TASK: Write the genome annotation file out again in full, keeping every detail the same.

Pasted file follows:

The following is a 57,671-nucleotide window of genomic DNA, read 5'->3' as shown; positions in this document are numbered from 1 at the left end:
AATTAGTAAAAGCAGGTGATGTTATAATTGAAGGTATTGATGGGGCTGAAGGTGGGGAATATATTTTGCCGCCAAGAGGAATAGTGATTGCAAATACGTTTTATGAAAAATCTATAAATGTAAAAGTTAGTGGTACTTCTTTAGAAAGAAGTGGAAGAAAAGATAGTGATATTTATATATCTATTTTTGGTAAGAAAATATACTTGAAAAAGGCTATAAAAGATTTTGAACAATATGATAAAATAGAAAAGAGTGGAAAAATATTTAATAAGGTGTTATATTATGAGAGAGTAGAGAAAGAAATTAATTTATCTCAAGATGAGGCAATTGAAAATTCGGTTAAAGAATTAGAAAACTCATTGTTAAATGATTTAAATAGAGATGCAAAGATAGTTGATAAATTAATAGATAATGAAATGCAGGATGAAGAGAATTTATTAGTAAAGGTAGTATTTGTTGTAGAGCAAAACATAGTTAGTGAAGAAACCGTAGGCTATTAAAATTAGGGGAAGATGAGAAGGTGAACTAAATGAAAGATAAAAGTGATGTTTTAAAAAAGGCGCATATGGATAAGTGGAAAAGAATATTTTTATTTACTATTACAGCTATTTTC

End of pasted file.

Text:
The following is a 57,671-nucleotide window of genomic DNA, read 5'->3' as shown; positions in this document are numbered from 1 at the left end:
AATTAGTAAAAGCAGGTGATGTTATAATTGAAGGTATTGATGGGGCTGAAGGTGGGGAATATATTTTGCCGCCAAGAGGAATAGTGATTGCAAATACGTTTTATGAAAAATCTATAAATGTAAAAGTTAGTGGTACTTCTTTAGAAAGAAGTGGAAGAAAAGATAGTGATATTTATATATCTATTTTTGGTAAGAAAATATACTTGAAAAAGGCTATAAAAGATTTTGAACAATATGATAAAATAGAAAAGAGTGGAAAAATATTTAATAAGGTGTTATATTATGAGAGAGTAGAGAAAGAAATTAATTTATCTCAAGATGAGGCAATTGAAAATTCGGTTAAAGAATTAGAAAACTCATTGTTAAATGATTTAAATAGAGATGCAAAGATAGTTGATAAATTAATAGATAATGAAATGCAGGATGAAGAGAATTTATTAGTAAAGGTAGTATTTGTTGTAGAGCAAAACATAGTTAGTGAAGAAACCGTAGGCTATTAAAATTAGGGGAAGATGAGAAGGTGAACTAAATGAAAGATAAAAGTGATGTTTTAAAAAAGGCGCATATGGATAAGTGGAAAAGAATATTTTTATTTACTATTACAGCTATTTTC